Psychology Behind Attention Seeking Behavior in Adults

Psychology Behind Attention Seeking Behavior in Adults

Contentment is the greatest weapon against the fever of chronic recognition, let us wield it

We come across attention seekers quite often. They come with a reservoir of drama and conflict. But it has become imperative, in this day and age, to understand the psychology of these attention seekers. We need to identify their motivations, the underlying driving force that persuades them to act that way. For that, we need to dive deep into the very subconscious mind of these people and bring out the hidden contributing factors.

So what exactly is Attention Seeking Behavior ?

It is defined as the act of seeking recognition and the subconscious attempt of becoming the center of attraction in social gatherings.

Let us now look at the psychology behind attention seeking behavior in adults


1. Hysteria

Suppose you’re having a seemingly decent conversation with one of them. As of yet, you don’t know whether the person you’re interacting with is an attention seeker or not. All of a sudden, you find them burst with emotions. It can be excitement, anger, or sense of immense disturbance. You start wondering what could have possibly gone wrong. If you could find no practical reason, know this, that he/she is an attention seeker. It is characteristic of every attention seeker to come up with emotional outbursts for no reason at all. It is usually referred to as Histronic Personality Disorder.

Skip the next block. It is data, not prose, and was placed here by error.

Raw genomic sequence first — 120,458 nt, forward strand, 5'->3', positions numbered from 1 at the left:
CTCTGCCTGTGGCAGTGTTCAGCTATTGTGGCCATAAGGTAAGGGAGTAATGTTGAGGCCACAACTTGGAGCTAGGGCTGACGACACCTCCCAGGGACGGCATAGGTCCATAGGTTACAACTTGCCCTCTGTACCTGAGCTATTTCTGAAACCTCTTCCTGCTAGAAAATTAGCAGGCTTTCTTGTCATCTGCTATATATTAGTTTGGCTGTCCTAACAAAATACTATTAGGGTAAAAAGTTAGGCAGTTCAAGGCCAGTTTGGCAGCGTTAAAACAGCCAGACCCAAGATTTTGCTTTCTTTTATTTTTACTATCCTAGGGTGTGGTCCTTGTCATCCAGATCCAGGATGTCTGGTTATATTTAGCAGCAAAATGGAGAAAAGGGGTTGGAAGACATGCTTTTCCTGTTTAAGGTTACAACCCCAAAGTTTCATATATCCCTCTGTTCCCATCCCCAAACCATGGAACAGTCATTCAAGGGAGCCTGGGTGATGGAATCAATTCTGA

2. Playing The Victim

But it doesn’t stop there. They’ll behave as if they’re victims of emotional exploitation. Though you’ve done absolutely nothing to cause the trauma, they however, like to play the blame game. You’ll start feeling uncomfortable, but that won’t deter them from continuing their drama. They have absolutely no regard for social order and peace and would leave no stone unturned in playing a poor victim who has been traumatized by the person they’re interacting with. All this for a speck of attention.

3. Being The Indispensable

Sometimes, people become so close to you that you cannot think of a day without having to meet or talk to them. And if that someone happens to be an attention seeker, you’re in for some serious drama. You’ll find them forcibly inserting themselves into your daily routine. Not only that, they’ll make sure that you end up texting or calling them as many times as possible. Subconsciously, they want you to be totally dependent on them. They want to be your messiah in your times of need. They’ll try to gain a position, where you’ll end up begging for help in tough times. This is how, they’ll gain an upper hand on you, thus making you their emotional slave.


4. Pretending To Be Ill

This is one of the best psychological tricks employed by an attention seeker. You’ll find them claiming to be ill, even when they are at the peak of their health. It is much like a madman claiming the weather to be cloudy even if it’s a bright sunny day. They act this way to gain sympathy. So that people start to take out some time and give all of their attention to them. Attention seekers are very good with acting. They’ll never let you see their real face. You’ll never know if that person is really ill, or just pretending to be. The main goal here is to get sympathetic attention from the close ones, and if possible, from strangers as well.


5. Acting Busy

As mentioned earlier, attention seekers behave as if the world revolves around them. But sometimes, they’ll also use means that are far less direct than the ones they normally employ. One of the best ways is to act busy. Yes, this is a passive way that transmits signals conveying that they’re important as a professional and have no time for people. This is done so that people start to admire their hard work and frequently connect with them as if they’re very important figures in the society. Showing people that you’re engaged and seldom have spare time indirectly lures people, as they start believing in your false status and start being around you to get even a molecule of attention.

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